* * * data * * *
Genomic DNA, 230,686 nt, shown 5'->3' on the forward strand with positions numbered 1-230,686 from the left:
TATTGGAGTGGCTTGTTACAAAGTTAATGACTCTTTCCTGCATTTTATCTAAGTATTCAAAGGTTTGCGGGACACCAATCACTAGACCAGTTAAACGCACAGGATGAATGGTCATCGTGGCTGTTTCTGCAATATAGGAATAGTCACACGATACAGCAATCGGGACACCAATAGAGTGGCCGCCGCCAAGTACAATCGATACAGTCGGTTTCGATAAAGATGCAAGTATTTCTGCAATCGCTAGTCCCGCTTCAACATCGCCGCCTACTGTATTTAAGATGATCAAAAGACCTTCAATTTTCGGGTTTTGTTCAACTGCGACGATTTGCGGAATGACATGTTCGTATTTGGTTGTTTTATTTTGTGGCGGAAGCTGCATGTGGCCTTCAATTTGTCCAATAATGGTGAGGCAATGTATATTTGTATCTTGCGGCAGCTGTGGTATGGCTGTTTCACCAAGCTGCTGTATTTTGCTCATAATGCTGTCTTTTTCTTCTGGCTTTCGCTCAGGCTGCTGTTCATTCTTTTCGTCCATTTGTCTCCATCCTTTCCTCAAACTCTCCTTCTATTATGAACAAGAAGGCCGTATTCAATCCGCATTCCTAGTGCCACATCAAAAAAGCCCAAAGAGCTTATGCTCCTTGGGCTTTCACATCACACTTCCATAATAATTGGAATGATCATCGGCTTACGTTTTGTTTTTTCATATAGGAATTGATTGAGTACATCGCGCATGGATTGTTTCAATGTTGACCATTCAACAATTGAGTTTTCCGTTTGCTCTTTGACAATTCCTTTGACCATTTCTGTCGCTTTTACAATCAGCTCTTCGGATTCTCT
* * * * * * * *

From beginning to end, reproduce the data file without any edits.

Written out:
Genomic DNA, 230,686 nt, shown 5'->3' on the forward strand with positions numbered 1-230,686 from the left:
TATTGGAGTGGCTTGTTACAAAGTTAATGACTCTTTCCTGCATTTTATCTAAGTATTCAAAGGTTTGCGGGACACCAATCACTAGACCAGTTAAACGCACAGGATGAATGGTCATCGTGGCTGTTTCTGCAATATAGGAATAGTCACACGATACAGCAATCGGGACACCAATAGAGTGGCCGCCGCCAAGTACAATCGATACAGTCGGTTTCGATAAAGATGCAAGTATTTCTGCAATCGCTAGTCCCGCTTCAACATCGCCGCCTACTGTATTTAAGATGATCAAAAGACCTTCAATTTTCGGGTTTTGTTCAACTGCGACGATTTGCGGAATGACATGTTCGTATTTGGTTGTTTTATTTTGTGGCGGAAGCTGCATGTGGCCTTCAATTTGTCCAATAATGGTGAGGCAATGTATATTTGTATCTTGCGGCAGCTGTGGTATGGCTGTTTCACCAAGCTGCTGTATTTTGCTCATAATGCTGTCTTTTTCTTCTGGCTTTCGCTCAGGCTGCTGTTCATTCTTTTCGTCCATTTGTCTCCATCCTTTCCTCAAACTCTCCTTCTATTATGAACAAGAAGGCCGTATTCAATCCGCATTCCTAGTGCCACATCAAAAAAGCCCAAAGAGCTTATGCTCCTTGGGCTTTCACATCACACTTCCATAATAATTGGAATGATCATCGGCTTACGTTTTGTTTTTTCATATAGGAATTGATTGAGTACATCGCGCATGGATTGTTTCAATGTTGACCATTCAACAATTGAGTTTTCCGTTTGCTCTTTGACAATTCCTTTGACCATTTCTGTCGCTTTTACAATCAGCTCTTCGGATTCTCT